The beginnings of coding. Is it worth placing your bets on Kotlin?
As you well know, the IT world hates status quo. New languages, technologies, concepts are created every day. Something that was once used and forgotten returns like a boomerang under a slightly different name. You can observe this trend in the JVMa (Java Virtual Machine) for instance. Another example is Kotlin - a relatively young coding language which - little by little - is losing its hipster label and placing itself as a commercially viable solution. Is Kotlin something a new programmer should learn? What are its pros and where to find more information about it?
To help find answers to these questions we’ve talked to Wojciech Franczyk, an IoT Software Developer, whose adventure with Comarch started 7 years ago.
In 2017 at the I/O conference Google announced that Kotlin would be used as a support language to create Android applications. Since then, the language popularity has grown tremendously. What is it that has brought Kotlin so many fans?
New coding languages are created every day and many of them try to fill a gap or improve certain elements in code writing. Companies, however, tend to be sceptical about investing their time and money in technologies that are not widely spread on the market. A consequent lack of interest may stop any further development of the language, and the company which has placed its bet on it might be forced to either hire from a narrow group of specialists or invest into an expensive technology change.
It wasn’t until 2016 that Kotlin was released in a fully stable version and even though there had already been some talk about it, it was the support of Google - a true giant of the industry - that gave it a warranty of further support and development. In 2019 Google announced that Kotlin is going to be its official language for Android apps development, which only confirmed that the technology had “taken root.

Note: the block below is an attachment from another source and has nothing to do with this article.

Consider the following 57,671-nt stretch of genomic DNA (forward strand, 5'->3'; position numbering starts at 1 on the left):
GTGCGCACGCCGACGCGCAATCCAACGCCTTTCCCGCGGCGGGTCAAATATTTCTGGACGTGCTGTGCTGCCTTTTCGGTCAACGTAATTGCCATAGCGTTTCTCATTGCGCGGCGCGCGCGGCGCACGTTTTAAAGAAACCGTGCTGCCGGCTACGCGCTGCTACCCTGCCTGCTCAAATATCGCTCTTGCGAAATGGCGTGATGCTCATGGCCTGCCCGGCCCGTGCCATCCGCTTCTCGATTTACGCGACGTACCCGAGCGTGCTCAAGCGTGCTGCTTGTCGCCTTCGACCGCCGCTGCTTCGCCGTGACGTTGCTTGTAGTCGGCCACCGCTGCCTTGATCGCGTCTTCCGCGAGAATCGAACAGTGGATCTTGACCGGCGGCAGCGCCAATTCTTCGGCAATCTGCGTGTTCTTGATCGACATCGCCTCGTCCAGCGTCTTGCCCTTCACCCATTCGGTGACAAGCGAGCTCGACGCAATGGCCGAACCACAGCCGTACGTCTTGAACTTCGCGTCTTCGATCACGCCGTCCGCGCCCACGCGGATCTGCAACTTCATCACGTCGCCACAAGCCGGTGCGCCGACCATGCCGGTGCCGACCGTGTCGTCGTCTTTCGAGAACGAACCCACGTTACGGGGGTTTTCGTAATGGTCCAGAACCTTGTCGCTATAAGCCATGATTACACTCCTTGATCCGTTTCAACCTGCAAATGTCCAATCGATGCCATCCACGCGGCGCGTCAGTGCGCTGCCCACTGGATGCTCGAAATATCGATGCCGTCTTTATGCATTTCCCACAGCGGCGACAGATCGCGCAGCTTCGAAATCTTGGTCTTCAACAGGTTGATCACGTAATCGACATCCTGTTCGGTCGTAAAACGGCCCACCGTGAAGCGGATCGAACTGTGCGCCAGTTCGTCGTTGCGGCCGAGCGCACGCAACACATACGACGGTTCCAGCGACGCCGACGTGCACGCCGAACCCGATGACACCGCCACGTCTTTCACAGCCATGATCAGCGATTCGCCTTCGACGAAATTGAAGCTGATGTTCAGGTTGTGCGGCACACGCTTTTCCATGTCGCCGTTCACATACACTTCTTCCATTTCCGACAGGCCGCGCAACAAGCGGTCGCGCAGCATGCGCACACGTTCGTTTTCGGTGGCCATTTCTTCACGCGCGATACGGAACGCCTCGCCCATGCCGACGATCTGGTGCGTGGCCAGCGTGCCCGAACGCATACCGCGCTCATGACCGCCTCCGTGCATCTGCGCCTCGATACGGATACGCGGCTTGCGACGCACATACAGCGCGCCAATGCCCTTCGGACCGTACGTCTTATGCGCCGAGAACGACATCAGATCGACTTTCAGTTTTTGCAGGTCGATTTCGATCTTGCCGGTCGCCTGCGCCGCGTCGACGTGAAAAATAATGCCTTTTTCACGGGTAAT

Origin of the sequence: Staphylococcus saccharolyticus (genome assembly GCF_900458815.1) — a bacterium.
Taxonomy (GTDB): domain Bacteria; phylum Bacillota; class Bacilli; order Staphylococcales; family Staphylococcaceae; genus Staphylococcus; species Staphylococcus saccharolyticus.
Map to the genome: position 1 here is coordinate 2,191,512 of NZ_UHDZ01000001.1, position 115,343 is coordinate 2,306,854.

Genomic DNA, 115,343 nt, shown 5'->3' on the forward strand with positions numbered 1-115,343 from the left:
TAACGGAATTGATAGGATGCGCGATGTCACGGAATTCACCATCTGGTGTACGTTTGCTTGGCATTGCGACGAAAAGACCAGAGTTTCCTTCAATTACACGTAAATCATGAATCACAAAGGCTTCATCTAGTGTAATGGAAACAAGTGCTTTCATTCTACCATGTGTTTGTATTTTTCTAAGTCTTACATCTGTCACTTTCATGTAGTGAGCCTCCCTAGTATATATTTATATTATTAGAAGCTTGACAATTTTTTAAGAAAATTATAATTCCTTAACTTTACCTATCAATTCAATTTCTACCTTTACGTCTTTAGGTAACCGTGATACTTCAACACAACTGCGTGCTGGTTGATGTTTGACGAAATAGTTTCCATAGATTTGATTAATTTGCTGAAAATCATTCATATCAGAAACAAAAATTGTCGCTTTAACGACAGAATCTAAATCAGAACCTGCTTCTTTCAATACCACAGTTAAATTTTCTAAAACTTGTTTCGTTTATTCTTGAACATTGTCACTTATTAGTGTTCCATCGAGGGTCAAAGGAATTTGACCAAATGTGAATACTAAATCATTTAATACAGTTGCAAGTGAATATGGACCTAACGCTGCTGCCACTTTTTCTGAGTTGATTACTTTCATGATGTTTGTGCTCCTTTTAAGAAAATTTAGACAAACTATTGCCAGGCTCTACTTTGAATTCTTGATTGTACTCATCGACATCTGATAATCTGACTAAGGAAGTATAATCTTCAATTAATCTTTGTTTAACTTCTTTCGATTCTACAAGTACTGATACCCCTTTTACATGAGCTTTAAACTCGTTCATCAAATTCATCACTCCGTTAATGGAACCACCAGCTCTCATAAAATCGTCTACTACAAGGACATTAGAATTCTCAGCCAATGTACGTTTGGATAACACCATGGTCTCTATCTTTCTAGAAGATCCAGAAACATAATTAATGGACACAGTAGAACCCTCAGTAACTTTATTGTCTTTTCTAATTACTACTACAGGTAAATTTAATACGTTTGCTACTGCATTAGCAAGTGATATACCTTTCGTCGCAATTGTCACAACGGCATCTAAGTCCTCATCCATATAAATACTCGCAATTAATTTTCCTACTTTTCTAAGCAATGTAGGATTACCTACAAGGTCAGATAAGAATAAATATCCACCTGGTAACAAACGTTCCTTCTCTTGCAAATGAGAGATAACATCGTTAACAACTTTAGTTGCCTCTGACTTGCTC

What are, then, some of Kotlin advantages?
First of all, Kotlin is a language that was created based on many years of Java programmers’ experience and is frequently presented as its substitute. Its authors have paid close attention to all the aspects of Java that were troublesome for coders, issues that made writing a correct and safe code more difficult or added to Java being perceived as an obsolete language.
Kotlin code is more compact, yet at the same time it communicates the coder’s intentions better (with the use of convenient mechanisms that make you declare clearly what you want to do). The language construction helps you avoid logical errors and improve the code readability.
From what you say, Kotlin seems like a friendly language. Yet, I know for a fact that some programmers are sceptical about using it, arguing that “it is too new”. How would you encourage them to give Kotlin a chance?
Most of Java programmers are able to start coding in Kotlin in less than a week. The languages are fully compatible and can use each other’s code. There are generators translating the code in both ways, which - even in case of a failure - will allow you to quickly return to Java.
Kotlin entry threshold is very low, and the advantages are many. Given the current state of the language, there is absolutely no reason to not give it a try.
Contrary to the common opinion, it seems that Kotlin is not only for Android, is it? Where else can it be used?